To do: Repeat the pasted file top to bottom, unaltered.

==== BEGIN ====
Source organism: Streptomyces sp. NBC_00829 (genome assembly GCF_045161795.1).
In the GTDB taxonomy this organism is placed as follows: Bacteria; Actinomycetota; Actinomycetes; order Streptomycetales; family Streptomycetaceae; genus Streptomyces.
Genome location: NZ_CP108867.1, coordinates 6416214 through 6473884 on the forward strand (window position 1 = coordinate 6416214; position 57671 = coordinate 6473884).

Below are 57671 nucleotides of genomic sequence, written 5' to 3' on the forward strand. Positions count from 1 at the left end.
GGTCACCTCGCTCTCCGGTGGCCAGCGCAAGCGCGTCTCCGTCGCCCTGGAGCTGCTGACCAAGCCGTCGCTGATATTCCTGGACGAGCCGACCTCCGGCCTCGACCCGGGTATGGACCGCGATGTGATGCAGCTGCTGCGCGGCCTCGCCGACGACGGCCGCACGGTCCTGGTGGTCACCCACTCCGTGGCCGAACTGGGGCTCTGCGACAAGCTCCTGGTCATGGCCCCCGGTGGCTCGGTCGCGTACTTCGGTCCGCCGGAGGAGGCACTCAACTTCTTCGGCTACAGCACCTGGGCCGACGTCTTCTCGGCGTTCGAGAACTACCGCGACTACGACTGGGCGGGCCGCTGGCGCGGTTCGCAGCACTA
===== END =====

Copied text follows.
Source organism: Streptomyces sp. NBC_00829 (genome assembly GCF_045161795.1).
In the GTDB taxonomy this organism is placed as follows: Bacteria; Actinomycetota; Actinomycetes; order Streptomycetales; family Streptomycetaceae; genus Streptomyces.
Genome location: NZ_CP108867.1, coordinates 6416214 through 6473884 on the forward strand (window position 1 = coordinate 6416214; position 57671 = coordinate 6473884).

Below are 57671 nucleotides of genomic sequence, written 5' to 3' on the forward strand. Positions count from 1 at the left end.
GGTCACCTCGCTCTCCGGTGGCCAGCGCAAGCGCGTCTCCGTCGCCCTGGAGCTGCTGACCAAGCCGTCGCTGATATTCCTGGACGAGCCGACCTCCGGCCTCGACCCGGGTATGGACCGCGATGTGATGCAGCTGCTGCGCGGCCTCGCCGACGACGGCCGCACGGTCCTGGTGGTCACCCACTCCGTGGCCGAACTGGGGCTCTGCGACAAGCTCCTGGTCATGGCCCCCGGTGGCTCGGTCGCGTACTTCGGTCCGCCGGAGGAGGCACTCAACTTCTTCGGCTACAGCACCTGGGCCGACGTCTTCTCGGCGTTCGAGAACTACCGCGACTACGACTGGGCGGGCCGCTGGCGCGGTTCGCAGCACTA